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FMF Factory RM-Z450 Review Photo Gallery

When we asked Suzuki for something to ride, a FMF Factory RM-Z450 replica was more than we had hoped for. The Suzuki dirt bike is one of the most competitive off-road racers this year and we’ve been living with it for months. Check out the full story in our FMF Factory Suzuki RM-Z450 Review.

Slideshow
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Gearing proved
critical with the MX
conversion
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Works Connection uses a one-piece aluminum skidplate with the case and water-pump guards welded on.
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The Spider Evolution front disc guard is a very clean setup to protect the front brake rotor.
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'Controlled' is the best word to describe the fork and shock.
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Official race bikes come with a dry break on the IMS fuel tank, but for our purposes it would only have been a nuisance.
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The only thing I didn’t like about the rider interface was the Renthal Twinwall handlebars. As a partial solution I removed the crossbar which made the oversized handlebar slightly less rigid.
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If there’s something we can’t get enough of it’s the fuel injection. A 450 can be overbearing, but Suzuki makes one of the smoothest, most controllable power deliveries on the market.
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The Works Connection brake master cylinder guard doesn't get hung up on our boots like it does on some other model bikes (Hondas).
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We promptly smashed this linkage into a cement block, but it took that beating and more while keeping the RM-Z clawing forward.
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The N-Style FMF Makita Suzuki team graphics kit are super dope. Riding with the Mullins numbers and backgrounds is a serious attention-getter.
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There's no compromise for a sharp race bike. This one certainly looks the part.
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This Suzuki RM-Z450 is modeled after the latest in a long line of Suzuki off-road racers, and started life as a project for another magazine that somehow never reached its destination – a dust collector in the Brea, Calif. warehouse.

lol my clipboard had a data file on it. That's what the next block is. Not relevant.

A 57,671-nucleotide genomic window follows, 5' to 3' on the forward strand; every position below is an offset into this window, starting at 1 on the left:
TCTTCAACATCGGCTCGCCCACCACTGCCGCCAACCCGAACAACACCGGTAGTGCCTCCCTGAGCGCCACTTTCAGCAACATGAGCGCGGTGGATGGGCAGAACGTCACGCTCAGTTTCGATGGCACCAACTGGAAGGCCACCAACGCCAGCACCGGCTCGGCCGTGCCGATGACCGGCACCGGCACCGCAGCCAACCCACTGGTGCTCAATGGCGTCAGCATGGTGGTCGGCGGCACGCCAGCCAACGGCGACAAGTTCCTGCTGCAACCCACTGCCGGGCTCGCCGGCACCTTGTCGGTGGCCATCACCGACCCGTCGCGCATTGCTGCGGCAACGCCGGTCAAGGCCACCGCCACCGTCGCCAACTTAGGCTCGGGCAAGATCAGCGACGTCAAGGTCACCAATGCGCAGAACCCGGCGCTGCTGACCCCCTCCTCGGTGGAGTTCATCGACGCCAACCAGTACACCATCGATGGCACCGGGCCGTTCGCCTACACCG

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Consider that our big complaints are items that are typically removed from racing enduros anyway and you’ve got a pretty good idea how damn good this bike is.
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It’s exceptionally easy to be precise, but sometimes requires more concentration to control the razor-like front wheel.
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This is exactly the kind of thing you hope for when requesting available bikes.
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There’s no big surge anywhere, but lots of torque and power everywhere. It’s instant and it’s abundant.
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The RG3 suspension was very, very good - for all our test riders. Our crew had limited experience with RG3, but the Suzuki made believers out of them.
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Add in the FMF Q4 exhaust with MegaBomb header and shorter gearing (13/50) and this bike lurches forward with the slightest wrist movement.
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If anything, we’ve found more excuses to get out and ride this Suzuki than any other. When something comes up, we just take it along.
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As far as durability goes, we’ve only had one fork seal go out. A few scratches, worn graphics and a busted radiator shroud are all normal wear and tear.
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The coming months will bring hotter temps and worse off-road conditions. Perhaps the dusty trails will drive us back to the RM-Z’s roots and onto the motocross track.
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At 265 pounds tank full, this is actually light for an off-road 450 machine, and not considerably more than the stock motocross version (250 lbs).
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Fatigue and tighter terrain had us sitting more in Idaho. The seat surprised us.
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The ability to ride those outside inches of trail to avoid chatter in a main line is a lifesaver